Cyanobacteria in symbiosis with plants : Protein patterns and regulatory mechanisms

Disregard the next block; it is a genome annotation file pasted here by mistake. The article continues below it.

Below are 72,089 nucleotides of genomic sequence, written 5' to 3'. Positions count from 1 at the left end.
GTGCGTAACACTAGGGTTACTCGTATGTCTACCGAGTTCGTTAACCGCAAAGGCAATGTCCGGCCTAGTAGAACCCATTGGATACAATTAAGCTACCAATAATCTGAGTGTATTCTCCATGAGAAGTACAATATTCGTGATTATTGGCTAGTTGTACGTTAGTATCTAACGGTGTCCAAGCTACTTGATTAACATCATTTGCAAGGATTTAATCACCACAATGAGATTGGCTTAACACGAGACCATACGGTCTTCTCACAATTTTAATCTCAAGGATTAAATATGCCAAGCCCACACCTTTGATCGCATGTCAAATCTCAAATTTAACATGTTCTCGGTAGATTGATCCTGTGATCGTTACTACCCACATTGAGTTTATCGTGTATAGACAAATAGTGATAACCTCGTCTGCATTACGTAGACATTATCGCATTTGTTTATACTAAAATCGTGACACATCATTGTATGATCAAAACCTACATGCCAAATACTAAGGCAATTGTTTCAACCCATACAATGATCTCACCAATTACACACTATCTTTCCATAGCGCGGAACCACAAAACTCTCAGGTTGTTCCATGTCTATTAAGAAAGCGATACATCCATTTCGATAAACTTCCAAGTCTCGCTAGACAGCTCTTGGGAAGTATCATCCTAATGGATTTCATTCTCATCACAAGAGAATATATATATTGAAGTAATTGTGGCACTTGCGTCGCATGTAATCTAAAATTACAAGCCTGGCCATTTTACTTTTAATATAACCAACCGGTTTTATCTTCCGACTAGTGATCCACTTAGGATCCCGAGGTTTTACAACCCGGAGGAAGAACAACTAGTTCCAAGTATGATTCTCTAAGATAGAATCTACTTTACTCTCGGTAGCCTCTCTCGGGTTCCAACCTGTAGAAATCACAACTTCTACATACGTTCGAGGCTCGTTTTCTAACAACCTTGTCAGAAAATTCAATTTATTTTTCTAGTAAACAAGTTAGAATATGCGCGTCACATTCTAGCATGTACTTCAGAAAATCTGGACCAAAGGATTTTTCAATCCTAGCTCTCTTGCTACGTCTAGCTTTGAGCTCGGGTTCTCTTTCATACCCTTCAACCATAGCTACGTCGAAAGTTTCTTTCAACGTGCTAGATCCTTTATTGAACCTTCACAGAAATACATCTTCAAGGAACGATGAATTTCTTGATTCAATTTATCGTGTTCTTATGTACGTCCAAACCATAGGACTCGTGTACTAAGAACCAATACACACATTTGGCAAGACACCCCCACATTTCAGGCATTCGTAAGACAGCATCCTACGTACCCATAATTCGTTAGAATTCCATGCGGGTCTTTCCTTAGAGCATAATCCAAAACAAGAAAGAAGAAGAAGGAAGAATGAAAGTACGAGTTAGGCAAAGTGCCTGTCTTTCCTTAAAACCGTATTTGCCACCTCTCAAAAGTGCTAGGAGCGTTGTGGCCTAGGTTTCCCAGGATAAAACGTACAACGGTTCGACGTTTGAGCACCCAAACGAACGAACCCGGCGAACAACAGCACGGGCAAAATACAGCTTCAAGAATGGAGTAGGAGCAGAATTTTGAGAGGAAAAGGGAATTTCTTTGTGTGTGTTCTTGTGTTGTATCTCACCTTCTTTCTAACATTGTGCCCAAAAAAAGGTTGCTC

Abstract: Cyanobacteria belonging to the heterocystous genus Nostoc, capable of oxygenic photosynthesis and nitrogen fixation via the enzyme nitrogenase, may form symbiotic associations with plants. In these associations most of the N2 fixed by the symbiotic cyanobacteria (cyanobiont) is transferred to the host, which in turn supplies the cyanobiont with fixed carbon. By using a proteomic approach adapted for investigating unsequenced organisms, adaptations of the cyanobiont to symbiotic conditions within the angiosperm Gunnera, for which each generation needs to be newly infected, and the water fern Azolla, which is in permanent association with its cyanobiont, were investigated.Despite morphological and physiological modifications of the cyanobionts, many basic functions appear to be intact in symbiosis compared to when free-living, as indicated by similar protein levels. Some differences were identified however, and in the view of parallel studies on photoautotrophic and heterotrophic growth of free-living cyanobacteria, these indicated that cellular functions were focused on N2 fixation and the associated heterocyst specific metabolism, and also reflected a mainly heterotrophic growth. Stress responses were induced in both cyanobionts, while surface adaptations mainly in that of Gunnera, possibly a reflection of its intracellular location in combination with the microaerobic and dark conditions inside the Gunnera glands. The heterocyst envelope was reduced, which may be involved in ammonia release. The level of nitrogenase was considerably higher in the Azolla cyanobiont, potentially reflecting a co-evolution with its host plant. The results also indicate that the Azolla cyanobiont may be classified as a new genus. Probably induced by oxygen, some nitrogenase in the Azolla cyanobiont carried a post-translational modification, located within a specific peptide corresponding to the part of nitrogenase that is ADP-ribosylated in certain other N2-fixing bacteria. However, the modification, with a mass of 300-400 Da, was not identified.The regulation behind heterocyst differentiation, N2-fixation and N-assimilation in symbiosis was also investigated. The mechanisms involving the regulatory proteins NtcA and HetR appear to be intact in symbiosis but distinctly upregulated, generating the higher heterocyst frequencies observed. This upregulation may be induced by a high C:N ratio in symbiosis or a plant effector molecule. These results also indicate that glutamine synthetase levels are reduced in symbiosis by a separate, but unknown mechanism. A sugar uptake regulator located near the hrm hormogonium repressing operon may be involved in carbohydrate uptake in the Gunnera symbiosis. Expression of isoenzymes of glyceraldehyde-3-phosphate dehydrogenase and fructose-1,6-bisphosphatase and a possible redox regulation of certain enzymes may be involved in regulation of metabolic pathways in symbiotic as well as in free-living cyanobacteria. Potential host-induced mechanisms responsible for cyanobiont adaptations, other than the environment offered in symbiosis, remain to be identified.
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